Yoshitoshi

Tsukioka Yoshitoshi

1839-1892

One Hundred Aspects of the Moon: no. 1, By now you must be near Komakata, a cuckoo calls -Takao
(Tsuki hyakushi: kimi wa ima, Komakata atari, hototogisu - Takao)

signed Yoshitoshi with artist's seal Yoshitoshi, engraver's mark Yamamoto, and published by Akiyama Buemon, ca. 1885

oban tate-e 13 7/8 by 9 1/2 in., 35.2 by 24.1 cm

Takao was a famous courtesan of the Genroku Period (1688-1704). Her hairstyle and dark-colored robe, with its leaf and calligraphic motifs, are typical of the period, but importantly courtesans at the time were courted as much for their literary and musical talents as for their beauty. Yoshitoshi depicts Takao in early morning, soon after her lover has left. The staccato call of a hototogisu - a variety of cuckoo - reminds her of Komakata, an area on the Sumida River a short distance south of her Yoshiwara pleasure quarters. In this moment, she composes what will be a famous poem while thinking of her lover landing in Komakata along his journey home.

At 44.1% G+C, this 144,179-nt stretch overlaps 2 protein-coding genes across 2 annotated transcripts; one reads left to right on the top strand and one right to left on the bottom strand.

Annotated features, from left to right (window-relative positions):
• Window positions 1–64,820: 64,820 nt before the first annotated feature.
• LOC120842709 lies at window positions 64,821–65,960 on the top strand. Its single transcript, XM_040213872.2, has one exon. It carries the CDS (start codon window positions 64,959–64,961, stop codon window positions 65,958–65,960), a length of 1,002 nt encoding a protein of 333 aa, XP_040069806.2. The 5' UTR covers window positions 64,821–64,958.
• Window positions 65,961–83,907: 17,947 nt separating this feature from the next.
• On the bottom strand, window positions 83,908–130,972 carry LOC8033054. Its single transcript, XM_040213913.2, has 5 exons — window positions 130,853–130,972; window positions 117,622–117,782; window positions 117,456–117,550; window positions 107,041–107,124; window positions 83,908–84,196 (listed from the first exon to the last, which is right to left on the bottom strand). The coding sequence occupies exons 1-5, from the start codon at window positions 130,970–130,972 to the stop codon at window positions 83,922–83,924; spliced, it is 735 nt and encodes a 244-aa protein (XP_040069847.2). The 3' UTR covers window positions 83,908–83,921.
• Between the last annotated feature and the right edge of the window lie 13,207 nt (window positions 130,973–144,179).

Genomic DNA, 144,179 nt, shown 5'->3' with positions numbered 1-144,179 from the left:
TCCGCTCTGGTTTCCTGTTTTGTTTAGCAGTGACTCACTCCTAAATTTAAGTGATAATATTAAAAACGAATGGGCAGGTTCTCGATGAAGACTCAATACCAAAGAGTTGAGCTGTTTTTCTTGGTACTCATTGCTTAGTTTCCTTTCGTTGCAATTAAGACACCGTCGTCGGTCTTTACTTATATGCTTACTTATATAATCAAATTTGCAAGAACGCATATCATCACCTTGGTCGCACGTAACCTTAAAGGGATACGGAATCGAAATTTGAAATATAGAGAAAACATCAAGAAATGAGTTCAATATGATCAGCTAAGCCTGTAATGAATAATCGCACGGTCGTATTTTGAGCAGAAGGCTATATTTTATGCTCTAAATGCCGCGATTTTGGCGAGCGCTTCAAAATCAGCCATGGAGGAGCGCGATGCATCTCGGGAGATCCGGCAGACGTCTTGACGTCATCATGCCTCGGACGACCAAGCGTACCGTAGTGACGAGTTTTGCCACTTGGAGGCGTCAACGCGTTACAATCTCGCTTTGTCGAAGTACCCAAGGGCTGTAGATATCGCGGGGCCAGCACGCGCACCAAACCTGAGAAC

Reference:
John Stevenson, Yoshitoshi's One Hundred Aspects of the Moon, 2001, cat. no. 1
(inv. no. 10-3346)

price: $600 (reserved)

kikumon

Scholten Japanese Art is open Monday - Friday, and some Saturdays by appointment only

Contact Katherine Martin at
(212) 585-0474 or email
kem@scholten-japanese-art.com
to schedule a visit between 11am and 4pm for no more than two individuals at a time.
In order to adhere to New York State guidelines visitors are asked to wear face masks and practice social distancing.

site last updated
August 4, 2020

Scholten Japanese Art
145 West 58th Street, suite 6D
New York, New York 10019
ph: (212) 585-0474
fx: (212) 585-0475